This article first appeared in the November/December 1995 issue of the ZR-1 Registry's, "Legend" magazine and is an excellent, in-depth look at how Corvette performance numbers are established. Jim Ingle is no stranger to the Corvette community. In the 1990s, Jim worked primarily as a Corvette Development Engineer at the General Motors Proving Ground. Among numerous other duties for Corvette and other GM platforms, he is probably most known for his planning/mapping of the Corvette ZR-1 introduction to the automotive press in Carcassone, France as well as several of the long test drives of the early C5 prototypes as described in James Schefter's book, "All Corvettes Are Red". He has also made numerous appearances at the Black Hills Corvette Classic in South Dakota over the years.
Jim Ingle was kind enough to share with us his methods of testing Corvette performance and the results he obtained for Corvette ZR-1s, including the 1989 prototypes. The information he provides here is both interesting and very informative and we would like to thank him for taking the time to share his work with us. He writes:
This is another discussion best illustrated with torque curves, but I'll try without. First off I should tell you that I run all of the "official" acceleration tests for the Corvette group. Secondly, when I'm testing a car, it's at production specs. (production full tread tires, recommended tire pressure, equipment and I weigh 238 lbs). So, allowing for no equipment, a light driver and minimum fuel, my times are conservative. Our Milford and Mesa Proving Grounds are both near 1000 ft. elevation (sea level times will be quicker); I correct all my times to 60 degrees F (cooler times will be quicker). Reported results are the average of 4 runs: 2 northbound and 2 southbound and are the best in typically 12-16 runs needed to optimize launch (cold or hot tires, launch RPM and shift RPM).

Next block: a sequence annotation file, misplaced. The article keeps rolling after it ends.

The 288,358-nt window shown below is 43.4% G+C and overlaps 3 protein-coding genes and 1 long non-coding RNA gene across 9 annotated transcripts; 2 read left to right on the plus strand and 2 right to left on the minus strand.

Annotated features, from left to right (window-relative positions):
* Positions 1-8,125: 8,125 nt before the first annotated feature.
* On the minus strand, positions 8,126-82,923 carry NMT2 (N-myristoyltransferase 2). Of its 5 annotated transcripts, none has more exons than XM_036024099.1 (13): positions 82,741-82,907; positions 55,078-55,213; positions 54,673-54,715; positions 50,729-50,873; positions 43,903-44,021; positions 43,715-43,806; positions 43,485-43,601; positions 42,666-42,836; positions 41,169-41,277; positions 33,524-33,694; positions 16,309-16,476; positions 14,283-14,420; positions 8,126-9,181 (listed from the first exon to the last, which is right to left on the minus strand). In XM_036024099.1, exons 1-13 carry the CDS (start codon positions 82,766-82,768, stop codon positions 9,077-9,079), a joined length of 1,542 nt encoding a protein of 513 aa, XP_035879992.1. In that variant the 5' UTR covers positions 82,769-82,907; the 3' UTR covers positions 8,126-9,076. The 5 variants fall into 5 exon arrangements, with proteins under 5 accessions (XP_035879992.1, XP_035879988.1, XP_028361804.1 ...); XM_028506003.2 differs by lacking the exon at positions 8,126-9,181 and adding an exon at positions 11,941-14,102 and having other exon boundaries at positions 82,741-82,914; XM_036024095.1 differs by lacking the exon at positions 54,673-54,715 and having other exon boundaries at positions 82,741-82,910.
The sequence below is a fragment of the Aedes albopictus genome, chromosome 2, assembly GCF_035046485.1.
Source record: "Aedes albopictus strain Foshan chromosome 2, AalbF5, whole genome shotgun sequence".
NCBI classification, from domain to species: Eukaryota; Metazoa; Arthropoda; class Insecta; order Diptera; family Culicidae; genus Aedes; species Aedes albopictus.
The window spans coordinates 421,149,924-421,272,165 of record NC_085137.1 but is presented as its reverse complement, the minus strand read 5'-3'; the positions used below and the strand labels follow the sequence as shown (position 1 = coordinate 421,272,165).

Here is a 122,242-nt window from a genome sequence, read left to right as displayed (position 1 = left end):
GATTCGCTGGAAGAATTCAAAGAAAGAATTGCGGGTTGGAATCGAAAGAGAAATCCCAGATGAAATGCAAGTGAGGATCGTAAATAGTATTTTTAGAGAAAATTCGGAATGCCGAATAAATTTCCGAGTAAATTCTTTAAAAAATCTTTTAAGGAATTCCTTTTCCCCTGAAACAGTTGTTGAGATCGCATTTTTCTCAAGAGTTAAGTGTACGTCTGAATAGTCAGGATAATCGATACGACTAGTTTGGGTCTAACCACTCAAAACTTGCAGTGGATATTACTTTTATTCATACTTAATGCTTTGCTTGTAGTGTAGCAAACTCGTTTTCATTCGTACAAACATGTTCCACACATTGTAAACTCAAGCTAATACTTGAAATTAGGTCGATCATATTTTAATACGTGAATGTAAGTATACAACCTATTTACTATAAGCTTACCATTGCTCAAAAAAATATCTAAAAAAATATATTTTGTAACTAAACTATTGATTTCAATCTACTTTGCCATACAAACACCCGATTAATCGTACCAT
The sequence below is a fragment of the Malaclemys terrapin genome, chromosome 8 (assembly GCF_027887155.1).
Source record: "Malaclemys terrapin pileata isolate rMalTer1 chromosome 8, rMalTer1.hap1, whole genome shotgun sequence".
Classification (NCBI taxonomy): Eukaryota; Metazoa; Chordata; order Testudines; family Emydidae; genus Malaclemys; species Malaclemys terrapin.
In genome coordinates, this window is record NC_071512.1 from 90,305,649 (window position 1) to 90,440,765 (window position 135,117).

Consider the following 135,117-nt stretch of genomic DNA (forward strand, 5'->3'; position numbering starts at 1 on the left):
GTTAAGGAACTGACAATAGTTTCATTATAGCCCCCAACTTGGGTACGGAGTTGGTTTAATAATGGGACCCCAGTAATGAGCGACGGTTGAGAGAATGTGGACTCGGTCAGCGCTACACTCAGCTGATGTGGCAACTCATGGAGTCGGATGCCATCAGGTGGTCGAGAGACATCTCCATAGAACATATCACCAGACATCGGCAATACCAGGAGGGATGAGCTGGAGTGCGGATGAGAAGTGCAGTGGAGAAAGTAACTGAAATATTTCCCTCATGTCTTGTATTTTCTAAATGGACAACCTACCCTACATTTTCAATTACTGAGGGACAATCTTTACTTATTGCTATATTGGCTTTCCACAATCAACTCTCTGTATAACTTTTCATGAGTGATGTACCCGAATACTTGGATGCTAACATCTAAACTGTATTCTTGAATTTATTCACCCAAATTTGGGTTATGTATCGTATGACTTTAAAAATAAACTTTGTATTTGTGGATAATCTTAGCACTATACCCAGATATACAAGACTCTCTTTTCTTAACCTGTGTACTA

The ideal launch speed is not that which induces minimum wheelspin, but one that maximizes rate of acceleration at vehicle speeds in 1st gear where the no-tire-slip speed puts the engine below its torque peak. In other words, spinning the tires provides much of the same effect that a torque converter does for automatics that don't produce tire spin (typically 900-1200 RPM with the current LT1 engine).
In the case of the LT5 engine, optimum launch is usually a fine line between minimum spin and a "bog" and too much spin resulting in spinning the engine up to the rev limiter. In fact, I've had to use my "Camaro" launch technique on some ZR-1s, where I set RPM and slowly roll in the throttle as the tires hook up. Obviously, the results of this are wildly variable from run to run!
Ok, so what do they turn under these conditions? Here's a list of the 1/4 mile E.T.s (Best, Worst and Average) of the unmodified ZR-1s I've tested each model year:
|Year||Number||Test Weight||Best||Worst||Average||Launch RPM||Shift RPM|
Causes of the year-to-year variation include changes in weight, emissions rules and tires. The weight increase in 1990 resulted from changes in crash requirements. We had to add a center pole catcher to the front of the car. It not only increased the weight, but it also moved the center of gravity forward and thus the launch traction decreased.
Incidentally, the weight distribution effect on standing-start acceleration is dramatic. I know it sounds like starting the obvious, but I have run tests to measure the effects and the results were surprising.
I ran a weight distribution test on 6 September, 1989 with a 1989 ZR-1 prototype. The baseline curb weight was 3469 lbs. and it ran the 1/4 mile at 13.05 @ 110.7 mph and 0-30 mph at 1.92 sec. (not one of the better '89 prototypes!). I added 300 lbs to the car: 1) under the headlights 2) in the passenger seat and 3) in the rear of the storage area. Here are the results:
|Test Weight Distribution||1/4 Mile||0-30 mph|
|+300 lbs. in front (57.4% of total curb wt.):||13.30 sec. @ 109.8 mph||2.04 sec.|
|+300 lbs. in center (53.9% front):||13.23 sec. @ 108.9 mph||1.98 sec.|
|+300 lbs. in rear (46.9% front):||13.14 sec. @ 108.6 mph||1.85 sec.|
You'll probably note the mismatch of 1/4 mile speeds with the rest of the results. I didn't do anything to verify this, but I suspect it results from better aerodynamics with the front end closer to the ground. Bottom line: about 0.15 seconds between condition 1 and 3, but a world of difference in the behavior.
One further note: On our test tracks, with little rubber buildup at my launch locations, the tires usually "like" to be warmed up when the temperature is under 60-70 F. However, they like to be cold at higher temperatures.
Corvette Development Engineer
General Motors Proving Ground